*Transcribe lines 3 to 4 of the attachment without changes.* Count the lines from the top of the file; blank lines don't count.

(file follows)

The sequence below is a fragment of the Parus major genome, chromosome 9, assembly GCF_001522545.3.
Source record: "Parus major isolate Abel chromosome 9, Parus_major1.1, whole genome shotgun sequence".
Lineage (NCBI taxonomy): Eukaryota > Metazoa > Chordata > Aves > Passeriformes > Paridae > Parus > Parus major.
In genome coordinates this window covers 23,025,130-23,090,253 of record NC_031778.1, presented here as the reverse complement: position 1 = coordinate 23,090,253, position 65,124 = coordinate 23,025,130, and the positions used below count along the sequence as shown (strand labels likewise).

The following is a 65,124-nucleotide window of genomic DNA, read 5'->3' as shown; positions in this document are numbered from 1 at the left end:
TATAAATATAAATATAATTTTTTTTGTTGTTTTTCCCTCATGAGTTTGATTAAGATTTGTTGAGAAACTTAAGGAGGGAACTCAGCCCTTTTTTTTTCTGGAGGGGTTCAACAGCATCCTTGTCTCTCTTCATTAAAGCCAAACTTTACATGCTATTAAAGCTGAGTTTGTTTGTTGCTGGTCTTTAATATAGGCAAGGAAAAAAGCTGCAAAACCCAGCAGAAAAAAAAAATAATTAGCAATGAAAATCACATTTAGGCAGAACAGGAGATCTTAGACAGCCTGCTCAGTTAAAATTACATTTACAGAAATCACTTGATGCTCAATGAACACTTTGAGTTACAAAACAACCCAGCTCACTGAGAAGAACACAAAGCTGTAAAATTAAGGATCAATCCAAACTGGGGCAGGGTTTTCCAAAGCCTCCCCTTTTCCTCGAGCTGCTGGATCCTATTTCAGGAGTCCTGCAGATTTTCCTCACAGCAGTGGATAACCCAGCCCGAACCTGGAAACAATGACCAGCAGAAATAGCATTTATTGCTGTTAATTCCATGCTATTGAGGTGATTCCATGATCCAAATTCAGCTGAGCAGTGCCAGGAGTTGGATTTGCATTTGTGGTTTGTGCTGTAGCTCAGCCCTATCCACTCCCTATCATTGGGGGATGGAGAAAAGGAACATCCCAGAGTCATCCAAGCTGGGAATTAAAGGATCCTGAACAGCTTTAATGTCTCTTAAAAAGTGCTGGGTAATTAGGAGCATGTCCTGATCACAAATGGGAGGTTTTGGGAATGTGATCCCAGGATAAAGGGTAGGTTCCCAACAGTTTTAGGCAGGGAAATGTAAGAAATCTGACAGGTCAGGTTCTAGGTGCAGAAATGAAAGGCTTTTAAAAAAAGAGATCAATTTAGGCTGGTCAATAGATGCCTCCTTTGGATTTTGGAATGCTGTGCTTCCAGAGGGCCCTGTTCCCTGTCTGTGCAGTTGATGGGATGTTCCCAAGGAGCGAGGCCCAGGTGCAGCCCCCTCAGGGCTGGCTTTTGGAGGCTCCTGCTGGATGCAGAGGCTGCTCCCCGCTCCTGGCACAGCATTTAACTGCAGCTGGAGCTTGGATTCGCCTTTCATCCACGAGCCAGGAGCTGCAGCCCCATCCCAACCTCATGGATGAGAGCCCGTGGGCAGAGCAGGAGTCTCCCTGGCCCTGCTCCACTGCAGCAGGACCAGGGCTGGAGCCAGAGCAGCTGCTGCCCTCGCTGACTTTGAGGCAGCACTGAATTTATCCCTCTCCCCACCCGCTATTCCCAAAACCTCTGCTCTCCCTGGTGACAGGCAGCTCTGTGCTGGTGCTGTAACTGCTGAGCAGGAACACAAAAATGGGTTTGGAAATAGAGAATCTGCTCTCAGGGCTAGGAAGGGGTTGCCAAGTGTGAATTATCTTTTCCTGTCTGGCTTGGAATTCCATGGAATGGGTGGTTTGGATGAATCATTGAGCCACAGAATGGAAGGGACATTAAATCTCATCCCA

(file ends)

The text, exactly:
Lineage (NCBI taxonomy): Eukaryota > Metazoa > Chordata > Aves > Passeriformes > Paridae > Parus > Parus major.
In genome coordinates this window covers 23,025,130-23,090,253 of record NC_031778.1, presented here as the reverse complement: position 1 = coordinate 23,090,253, position 65,124 = coordinate 23,025,130, and the positions used below count along the sequence as shown (strand labels likewise).